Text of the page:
The documents also show the Carabinieri helped out their trusted dealers on multiple occasions. One of the officers went to a car dealership in Treviso, about 300 kilometres northeast of Piacenza, to intimidate employees into selling him an Audi A4 destined to an accomplice for a bargain price. Armed with weapons, the man beat up and threatened the employees to the point that one “peed on himself” out of fear. In a wiretapped conversation, another Carabiniere under investigation said: “you know Gomorra? [an Italian book, film and crime series about the mafia in Naples] It was exactly the same. You should have seen how he slapped them.”

Particularly suspicious was also the lifestyle the officers led, which was simply disproportionate to their salaries. One of them owned a villa with a swimming pool where he threw parties during lockdown, in total disregard of the restrictive measures adopted by the government.

On Easter Sunday, for instance, one of his neighbours called 112 [the European emergency number] to report a gathering in his garden. When the Carabinieri arrived, they realised it was their colleague’s home and left. The 112 operator later forwarded the call to the Carabiniere who owned the villa, who said he “wanted to hear the voice to know if it was my neighbour, just out of curiosity.”

“All of the most serious crimes were committed under lockdown,” said the Public Prosecutor Prandella. During one of the toughest periods of the first wave, a Carabiniere “signed a permit allowing the dealer to go to Lombardy [the hardest-hit region by the pandemic] to get drugs,” she explained. Meanwhile, ordinary Italians were under very restrictive lockdown measures and many received fines for going on walks too far from their homes. “I have a hard time calling these people ‘carabinieri’ because their behaviour is purely criminal,” Prosecutor Prandella added.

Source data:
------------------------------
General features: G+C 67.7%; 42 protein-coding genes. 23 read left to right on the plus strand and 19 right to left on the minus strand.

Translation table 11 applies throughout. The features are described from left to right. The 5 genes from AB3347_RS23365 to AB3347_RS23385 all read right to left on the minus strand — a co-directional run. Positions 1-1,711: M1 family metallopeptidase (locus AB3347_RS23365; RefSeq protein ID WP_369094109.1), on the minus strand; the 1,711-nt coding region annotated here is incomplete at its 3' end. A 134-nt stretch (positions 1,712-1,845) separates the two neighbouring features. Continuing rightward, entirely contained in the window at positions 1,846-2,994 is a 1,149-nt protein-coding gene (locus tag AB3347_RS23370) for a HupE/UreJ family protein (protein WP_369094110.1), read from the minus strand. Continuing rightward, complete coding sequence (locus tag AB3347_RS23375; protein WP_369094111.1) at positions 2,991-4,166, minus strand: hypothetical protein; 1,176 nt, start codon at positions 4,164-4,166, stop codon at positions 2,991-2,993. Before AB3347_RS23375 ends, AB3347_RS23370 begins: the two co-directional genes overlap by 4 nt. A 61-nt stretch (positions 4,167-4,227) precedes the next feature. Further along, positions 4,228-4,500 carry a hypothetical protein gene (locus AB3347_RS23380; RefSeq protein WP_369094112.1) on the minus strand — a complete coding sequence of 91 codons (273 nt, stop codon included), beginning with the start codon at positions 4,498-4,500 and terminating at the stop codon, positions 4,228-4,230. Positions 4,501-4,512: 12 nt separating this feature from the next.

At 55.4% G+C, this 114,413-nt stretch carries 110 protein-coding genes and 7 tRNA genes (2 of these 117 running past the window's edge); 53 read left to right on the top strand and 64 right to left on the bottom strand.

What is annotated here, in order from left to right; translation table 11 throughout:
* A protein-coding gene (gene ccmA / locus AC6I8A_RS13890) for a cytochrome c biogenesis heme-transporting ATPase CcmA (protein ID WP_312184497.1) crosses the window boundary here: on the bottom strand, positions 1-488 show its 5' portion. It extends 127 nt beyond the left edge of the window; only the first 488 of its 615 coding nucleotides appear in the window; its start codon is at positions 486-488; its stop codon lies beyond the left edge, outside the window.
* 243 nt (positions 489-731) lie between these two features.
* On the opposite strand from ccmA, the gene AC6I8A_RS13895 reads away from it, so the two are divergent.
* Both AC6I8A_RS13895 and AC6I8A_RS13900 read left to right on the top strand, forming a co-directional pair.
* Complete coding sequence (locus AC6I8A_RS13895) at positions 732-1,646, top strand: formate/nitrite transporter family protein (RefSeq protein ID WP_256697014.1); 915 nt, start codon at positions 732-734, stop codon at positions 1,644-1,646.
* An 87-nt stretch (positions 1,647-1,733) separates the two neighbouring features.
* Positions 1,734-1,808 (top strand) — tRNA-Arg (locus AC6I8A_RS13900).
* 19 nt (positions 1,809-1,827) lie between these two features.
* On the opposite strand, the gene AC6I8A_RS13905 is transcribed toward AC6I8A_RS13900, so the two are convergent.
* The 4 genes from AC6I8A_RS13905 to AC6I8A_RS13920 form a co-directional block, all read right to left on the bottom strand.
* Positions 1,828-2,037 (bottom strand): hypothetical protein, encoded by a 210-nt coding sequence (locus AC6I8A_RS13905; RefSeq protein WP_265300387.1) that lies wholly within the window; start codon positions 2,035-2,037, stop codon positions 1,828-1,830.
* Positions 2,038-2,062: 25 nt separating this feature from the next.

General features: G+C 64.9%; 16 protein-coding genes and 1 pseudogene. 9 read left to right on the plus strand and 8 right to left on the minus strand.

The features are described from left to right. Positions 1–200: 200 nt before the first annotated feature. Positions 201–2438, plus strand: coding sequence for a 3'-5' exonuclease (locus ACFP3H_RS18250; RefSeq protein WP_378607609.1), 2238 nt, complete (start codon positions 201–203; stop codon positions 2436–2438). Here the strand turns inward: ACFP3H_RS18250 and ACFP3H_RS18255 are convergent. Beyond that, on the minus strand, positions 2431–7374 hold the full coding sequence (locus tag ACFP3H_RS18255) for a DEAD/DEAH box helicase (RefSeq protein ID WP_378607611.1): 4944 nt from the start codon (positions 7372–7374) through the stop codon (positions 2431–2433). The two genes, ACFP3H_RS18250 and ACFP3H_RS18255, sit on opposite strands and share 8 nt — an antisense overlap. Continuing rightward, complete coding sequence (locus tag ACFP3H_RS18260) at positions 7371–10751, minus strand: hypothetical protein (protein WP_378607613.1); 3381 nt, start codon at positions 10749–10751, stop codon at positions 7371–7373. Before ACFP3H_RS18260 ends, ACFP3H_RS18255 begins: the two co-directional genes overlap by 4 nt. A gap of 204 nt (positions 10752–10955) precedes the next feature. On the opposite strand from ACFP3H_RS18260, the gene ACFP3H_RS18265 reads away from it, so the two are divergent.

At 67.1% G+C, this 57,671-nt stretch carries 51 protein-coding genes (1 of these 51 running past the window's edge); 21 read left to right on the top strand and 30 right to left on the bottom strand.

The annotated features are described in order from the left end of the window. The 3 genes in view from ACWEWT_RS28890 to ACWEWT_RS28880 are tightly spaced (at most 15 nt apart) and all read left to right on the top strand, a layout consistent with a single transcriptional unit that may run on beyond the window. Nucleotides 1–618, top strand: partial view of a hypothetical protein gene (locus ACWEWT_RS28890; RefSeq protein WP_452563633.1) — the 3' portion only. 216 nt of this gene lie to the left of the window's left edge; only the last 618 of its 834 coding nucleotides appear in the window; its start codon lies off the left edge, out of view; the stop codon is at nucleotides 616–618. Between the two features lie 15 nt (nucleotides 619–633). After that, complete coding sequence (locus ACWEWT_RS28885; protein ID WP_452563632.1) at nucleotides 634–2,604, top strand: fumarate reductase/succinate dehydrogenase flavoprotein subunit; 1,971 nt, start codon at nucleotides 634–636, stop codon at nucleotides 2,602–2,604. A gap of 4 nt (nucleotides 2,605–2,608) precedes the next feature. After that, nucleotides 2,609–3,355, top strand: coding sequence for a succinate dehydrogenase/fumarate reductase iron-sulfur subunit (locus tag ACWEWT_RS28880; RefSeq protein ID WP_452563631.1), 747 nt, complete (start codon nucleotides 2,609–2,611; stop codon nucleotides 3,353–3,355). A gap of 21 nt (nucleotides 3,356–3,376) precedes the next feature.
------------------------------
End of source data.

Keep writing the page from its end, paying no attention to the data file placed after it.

Politicians were quick to condemn the department, but did not call into question the integrity of the Carabinieri as a whole. The head of the far-right Lega party, Matteo Salvini, said it was a “potential mistake made by a few” but not “an excuse to defile the reputation of all women and men in uniform.”

Italy, however, has a long history of police departments abusing their power. In 2009, a 31-year-old man from Rome with a history of drug use was beaten to death in jail in a harrowing case of police brutality that shocked the country. Two were eventually convicted of involuntary manslaughter in 2019. Also in Rome, in 2013, four policemen were arrested for buying and selling drugs together with a gang of drug dealers. In 2017, 27 Carabinieri from the Toscana region were investigated and indicted for a total of 130 charges describing “systematic and methodic” abuses against Italian and foreign citizens, often racially-motivated.

In another famous 2017 case, two Carabinieri from Florence were accused and later convicted of raping two American students. Another 2015 investigation found that three Carabinieri from Rome stole confiscated drugs and sold them to dealers. In 2011, two Carabinieri from Rome were stopped while selling cocaine. That same year, another department near Padova, in northern Italy, was found to habitually throw “pestering” migrants into a river to “refresh their ideas.” One of them died.

Even though Piacenza’s case is extreme, it is not isolated.